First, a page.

David Herdson


Marf on today’s big news

Friday, October 14th, 2011



Tonight’s Marf Cartoon…

Thursday, October 13th, 2011

If you would like to purchase one of Marf’s prints, please contact her at

(Note from Double Carpet: There will be no NightHawks tonight, but it should return tomorrow with the usual well-stocked range of comments.)


Defence Questions – Live Thread

Monday, October 10th, 2011

Contains Parliamentary information licensed under the Open Parliament Licence v1.0


Does the Fox hunt end today?

Monday, October 10th, 2011

Is Cameron about to lose his first Tory Cabinet Minister?

Today is decision day for Liam Fox and David Cameron. This morning, the interim report on Fox’s conduct in his friendship with Adam Werritty lands on the PM’s desk; at 2.30pm it is Defence Questions in the Commons. That puts tremendous pressure on both men. Cameron can only allow Fox to go to the House if he is confident that there is no resignation offence flagged up in the report and also that none is likely. Should Fox subsequently resign anyway, it will be much more damaging for the prime minister than an ordered early dismissal or resignation. On the other hand, almost any resignation is more damaging than successfully toughing it out.

The usual rule for these ‘event’ markets is that the value is in betting against it: since the election, there were moments of significant pressure for Clarke, Huhne and Cable to go. None did, though of course Laws resigned early on. That said, the 5/4 on offer at Ladbrokes at the time of writing for Fox to be the next cabinet minister out still seems to offer a little value. He is already close to the edge and further revelations of a similar nature would make the momentum close to irresistible and deeply damaging to him even if he did somehow survive, meaning he’d remain vulnerable.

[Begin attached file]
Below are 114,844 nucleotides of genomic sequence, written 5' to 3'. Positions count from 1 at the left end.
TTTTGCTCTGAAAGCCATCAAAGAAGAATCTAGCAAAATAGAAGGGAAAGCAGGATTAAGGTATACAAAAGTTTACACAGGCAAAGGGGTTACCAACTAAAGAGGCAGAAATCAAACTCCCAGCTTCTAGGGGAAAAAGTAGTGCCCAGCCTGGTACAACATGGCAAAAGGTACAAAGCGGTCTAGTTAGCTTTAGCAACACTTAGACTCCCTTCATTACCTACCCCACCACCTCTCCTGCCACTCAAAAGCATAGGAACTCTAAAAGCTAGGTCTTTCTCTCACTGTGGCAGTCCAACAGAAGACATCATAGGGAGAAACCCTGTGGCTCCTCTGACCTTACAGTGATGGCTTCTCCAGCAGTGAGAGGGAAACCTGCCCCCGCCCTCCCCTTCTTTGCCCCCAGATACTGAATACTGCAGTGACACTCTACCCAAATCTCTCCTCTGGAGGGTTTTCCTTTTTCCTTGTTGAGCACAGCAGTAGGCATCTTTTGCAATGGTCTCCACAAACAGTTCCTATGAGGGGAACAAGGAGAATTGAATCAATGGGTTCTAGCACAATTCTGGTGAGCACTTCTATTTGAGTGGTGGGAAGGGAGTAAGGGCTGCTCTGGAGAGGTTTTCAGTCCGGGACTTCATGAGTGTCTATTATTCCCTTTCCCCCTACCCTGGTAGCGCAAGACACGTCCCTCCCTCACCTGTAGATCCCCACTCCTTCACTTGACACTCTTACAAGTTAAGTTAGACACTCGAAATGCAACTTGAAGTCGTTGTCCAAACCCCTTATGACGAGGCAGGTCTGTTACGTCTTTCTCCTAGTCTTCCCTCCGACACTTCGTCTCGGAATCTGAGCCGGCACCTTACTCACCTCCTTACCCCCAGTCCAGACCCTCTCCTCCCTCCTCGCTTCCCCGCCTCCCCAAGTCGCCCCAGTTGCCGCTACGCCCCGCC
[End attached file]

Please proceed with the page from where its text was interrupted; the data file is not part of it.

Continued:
Unlike the earlier speculation surrounding the other ministers, this is not merely a political falling out with colleagues nor an investigation that’s taken months to run its course. Fox’s future is not within his own hands, nor entirely those of the prime minister. It is largely dependent on whether more of the sort of foolish behaviour for which he has already apologised turns up. “Sorry” generally only works once.

It follows that Cameron may be forced into a reshuffle today. If so, the likelihood is of relatively minimal changes. The best time to conduct reshuffles is in June or July, to give ministers maximum time to get to grips with their brief before parliament resumes. If the PM had wanted to move some out or around, he would have done so.

Possible replacements for Fox aren’t that easy to identify. It has to be someone clearly capable of taking on a big and challenging department but who is not tied up delivering a major project elsewhere, who the prime minister will see as reliable (preferably a Tory), and who is not already in a more senior role. There’s no market I’ve seen for Next Defence Secretary but were I setting one, the favourite would be Philip Hammond and then Owen Paterson.

David Herdson